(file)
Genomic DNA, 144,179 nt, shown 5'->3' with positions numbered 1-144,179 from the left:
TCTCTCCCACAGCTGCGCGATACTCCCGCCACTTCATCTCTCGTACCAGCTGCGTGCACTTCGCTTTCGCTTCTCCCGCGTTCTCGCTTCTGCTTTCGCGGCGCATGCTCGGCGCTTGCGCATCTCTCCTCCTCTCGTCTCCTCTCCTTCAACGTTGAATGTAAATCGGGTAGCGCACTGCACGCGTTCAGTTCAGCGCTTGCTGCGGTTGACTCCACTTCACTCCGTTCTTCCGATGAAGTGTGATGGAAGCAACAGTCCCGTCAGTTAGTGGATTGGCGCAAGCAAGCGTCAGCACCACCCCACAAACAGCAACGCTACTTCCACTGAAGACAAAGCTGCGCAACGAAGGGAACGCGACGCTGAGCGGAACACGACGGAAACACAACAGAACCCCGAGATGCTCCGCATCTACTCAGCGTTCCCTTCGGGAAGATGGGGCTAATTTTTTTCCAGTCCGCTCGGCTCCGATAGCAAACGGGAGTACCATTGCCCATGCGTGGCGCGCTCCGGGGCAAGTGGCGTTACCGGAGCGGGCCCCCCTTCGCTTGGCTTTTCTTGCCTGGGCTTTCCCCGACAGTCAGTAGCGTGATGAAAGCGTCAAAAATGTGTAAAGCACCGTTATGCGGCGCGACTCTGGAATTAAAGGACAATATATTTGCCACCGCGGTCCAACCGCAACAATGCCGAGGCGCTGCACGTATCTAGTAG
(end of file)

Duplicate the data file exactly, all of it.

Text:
Genomic DNA, 144,179 nt, shown 5'->3' with positions numbered 1-144,179 from the left:
TCTCTCCCACAGCTGCGCGATACTCCCGCCACTTCATCTCTCGTACCAGCTGCGTGCACTTCGCTTTCGCTTCTCCCGCGTTCTCGCTTCTGCTTTCGCGGCGCATGCTCGGCGCTTGCGCATCTCTCCTCCTCTCGTCTCCTCTCCTTCAACGTTGAATGTAAATCGGGTAGCGCACTGCACGCGTTCAGTTCAGCGCTTGCTGCGGTTGACTCCACTTCACTCCGTTCTTCCGATGAAGTGTGATGGAAGCAACAGTCCCGTCAGTTAGTGGATTGGCGCAAGCAAGCGTCAGCACCACCCCACAAACAGCAACGCTACTTCCACTGAAGACAAAGCTGCGCAACGAAGGGAACGCGACGCTGAGCGGAACACGACGGAAACACAACAGAACCCCGAGATGCTCCGCATCTACTCAGCGTTCCCTTCGGGAAGATGGGGCTAATTTTTTTCCAGTCCGCTCGGCTCCGATAGCAAACGGGAGTACCATTGCCCATGCGTGGCGCGCTCCGGGGCAAGTGGCGTTACCGGAGCGGGCCCCCCTTCGCTTGGCTTTTCTTGCCTGGGCTTTCCCCGACAGTCAGTAGCGTGATGAAAGCGTCAAAAATGTGTAAAGCACCGTTATGCGGCGCGACTCTGGAATTAAAGGACAATATATTTGCCACCGCGGTCCAACCGCAACAATGCCGAGGCGCTGCACGTATCTAGTAG